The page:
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The northbridge has historically been one of the two chips in the core logic chipset on a PC motherboard, the other being the southbridge. Increasingly these functions have migrated to the CPU chip itself, beginning with memory and graphics controllers. In Intel "Sandy Bridge" CPU designs introduced in 2011, all of the functions of the northbridge reside on the chip itself. When the separate northbridge is employed in older Intel systems it is named memory controller hub (MCH) or integrated memory controller (IMCH) if equipped with an integrated VGA.
Separating the chipset into the northbridge and southbridge is common, although in some instances the northbridge and southbridge functions were combined onto one die when design complexity and fabrication processes permitted it.
The northbridge typically handles communications among the CPU, in some cases RAM, and PCI Express (or AGP) video cards, and the southbridge. Some northbridges also contain integrated video controllers, also known as a Graphics and Memory Controller Hub (GMCH) in Intel systems. Because different processors and RAM require different signaling, a given northbridge will typically work with only one or two classes of CPUs and generally only one type of RAM.
There are a few chipsets that support two types of RAM (generally these are available when there is a shift to a new standard). For example, the northbridge from the Nvidia nForce2 chipset will only work with Socket A processors combined with DDR SDRAM, the Intel i875 chipset will only work with systems using Pentium 4 processors or Celeron processors that have a clock speed greater than 1.3 GHz and utilize DDR SDRAM, and the Intel i915g chipset only works with the Intel Pentium 4 and the Celeron, but it can use DDR or DDR2 memory.
The name is derived from drawing the architecture in the fashion of a map. The CPU would be at the top of the map comparable to due north on most general purpose geographical maps. The CPU would be connected to the chipset via a fast bridge (the northbridge) located north of other system devices as drawn. The northbridge would then be connected to the rest of the chipset via a slow bridge (the southbridge) located south of other system devices as drawn.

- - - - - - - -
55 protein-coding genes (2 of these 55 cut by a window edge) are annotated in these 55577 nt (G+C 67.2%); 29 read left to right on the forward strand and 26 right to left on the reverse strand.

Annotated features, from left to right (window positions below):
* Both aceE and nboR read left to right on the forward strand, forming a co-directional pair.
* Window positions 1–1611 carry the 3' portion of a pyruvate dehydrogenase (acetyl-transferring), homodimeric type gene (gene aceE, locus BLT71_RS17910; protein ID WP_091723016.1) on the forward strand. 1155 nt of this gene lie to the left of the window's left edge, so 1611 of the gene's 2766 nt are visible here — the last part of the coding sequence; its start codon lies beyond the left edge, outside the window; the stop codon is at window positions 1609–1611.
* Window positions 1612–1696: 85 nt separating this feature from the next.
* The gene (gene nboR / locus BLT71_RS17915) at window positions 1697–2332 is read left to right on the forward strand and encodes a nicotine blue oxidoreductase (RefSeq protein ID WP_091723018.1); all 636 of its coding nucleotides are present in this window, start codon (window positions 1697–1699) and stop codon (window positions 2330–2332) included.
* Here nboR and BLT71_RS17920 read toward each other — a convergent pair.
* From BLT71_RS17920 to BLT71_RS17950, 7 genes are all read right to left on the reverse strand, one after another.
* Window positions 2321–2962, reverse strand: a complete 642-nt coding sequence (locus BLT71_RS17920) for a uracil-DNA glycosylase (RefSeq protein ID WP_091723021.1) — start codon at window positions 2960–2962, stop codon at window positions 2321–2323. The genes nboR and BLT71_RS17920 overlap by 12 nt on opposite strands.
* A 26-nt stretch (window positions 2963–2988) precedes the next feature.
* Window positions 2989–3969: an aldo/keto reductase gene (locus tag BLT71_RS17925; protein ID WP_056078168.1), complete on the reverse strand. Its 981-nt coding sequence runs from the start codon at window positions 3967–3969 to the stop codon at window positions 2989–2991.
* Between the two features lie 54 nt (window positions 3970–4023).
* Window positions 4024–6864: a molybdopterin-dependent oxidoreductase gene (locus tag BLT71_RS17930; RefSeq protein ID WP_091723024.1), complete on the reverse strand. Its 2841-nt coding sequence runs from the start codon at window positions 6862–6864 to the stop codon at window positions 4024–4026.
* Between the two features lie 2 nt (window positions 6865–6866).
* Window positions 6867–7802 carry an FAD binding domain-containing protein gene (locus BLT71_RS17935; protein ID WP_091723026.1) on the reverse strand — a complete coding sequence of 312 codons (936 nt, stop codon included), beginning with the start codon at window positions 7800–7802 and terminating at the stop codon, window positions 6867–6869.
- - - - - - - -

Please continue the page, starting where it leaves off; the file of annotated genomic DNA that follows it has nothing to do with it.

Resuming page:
Recent developments
The overall trend in processor design has been to integrate more functions onto the chip which decreases overall motherboard cost and improves performance. The memory controller, which handles communication between the CPU and RAM, were moved onto the processor die by AMD beginning with their AMD64 processors and by Intel with their Nehalem processors. One of the advantages of having the memory controller integrated on the CPU die is to reduce latency from the CPU-to-Memory so the CPU can control the memory directly.
Another example of this kind of change is Nvidia's nForce3 chipset for AMD64 systems that is a single chip. It combines all of the features of a normal southbridge with an AGP port and connects directly to the CPU. On nForce4 boards they consider this to be an MCP (Media Communications Processor).
Intel's "Sandy Bridge" processors feature full integration of northbridge functions onto the CPU chip, along with processor cores, memory controller and graphics processing unit (GPU). This was a further evolution of the Westmere architecture, which also featured a CPU and GPU in the same package.
 Northbridge and overclocking
The northbridge plays an important part in how far a computer can be overclocked, as its frequency is used as a baseline for the CPU to establish its own operating frequency. This chip's temperature typically increases as processor speed becomes faster, requiring increased cooling measures. There is a limit to CPU overclocking, as digital circuits are limited by physical factors such as propagation delay which increases with (among other factors) operating temperature, therefore most overclocking applications have software limitations which limit the multiplier and external clock setting. See Overclocking